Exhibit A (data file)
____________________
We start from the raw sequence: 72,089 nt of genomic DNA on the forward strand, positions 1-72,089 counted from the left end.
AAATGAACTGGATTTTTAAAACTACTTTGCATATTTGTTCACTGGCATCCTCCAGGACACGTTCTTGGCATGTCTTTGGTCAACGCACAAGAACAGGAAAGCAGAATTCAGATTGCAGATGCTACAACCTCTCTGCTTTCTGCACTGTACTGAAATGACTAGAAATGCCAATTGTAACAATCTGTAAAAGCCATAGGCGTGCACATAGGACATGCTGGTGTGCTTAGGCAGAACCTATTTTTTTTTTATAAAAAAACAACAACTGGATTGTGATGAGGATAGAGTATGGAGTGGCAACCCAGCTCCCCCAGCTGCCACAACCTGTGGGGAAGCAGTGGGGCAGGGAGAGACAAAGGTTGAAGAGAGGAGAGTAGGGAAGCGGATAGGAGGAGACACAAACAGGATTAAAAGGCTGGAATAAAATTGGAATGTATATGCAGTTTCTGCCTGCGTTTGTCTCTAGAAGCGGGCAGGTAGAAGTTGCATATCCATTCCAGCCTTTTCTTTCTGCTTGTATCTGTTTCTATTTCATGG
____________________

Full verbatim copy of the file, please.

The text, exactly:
We start from the raw sequence: 72,089 nt of genomic DNA on the forward strand, positions 1-72,089 counted from the left end.
AAATGAACTGGATTTTTAAAACTACTTTGCATATTTGTTCACTGGCATCCTCCAGGACACGTTCTTGGCATGTCTTTGGTCAACGCACAAGAACAGGAAAGCAGAATTCAGATTGCAGATGCTACAACCTCTCTGCTTTCTGCACTGTACTGAAATGACTAGAAATGCCAATTGTAACAATCTGTAAAAGCCATAGGCGTGCACATAGGACATGCTGGTGTGCTTAGGCAGAACCTATTTTTTTTTTATAAAAAAACAACAACTGGATTGTGATGAGGATAGAGTATGGAGTGGCAACCCAGCTCCCCCAGCTGCCACAACCTGTGGGGAAGCAGTGGGGCAGGGAGAGACAAAGGTTGAAGAGAGGAGAGTAGGGAAGCGGATAGGAGGAGACACAAACAGGATTAAAAGGCTGGAATAAAATTGGAATGTATATGCAGTTTCTGCCTGCGTTTGTCTCTAGAAGCGGGCAGGTAGAAGTTGCATATCCATTCCAGCCTTTTCTTTCTGCTTGTATCTGTTTCTATTTCATGG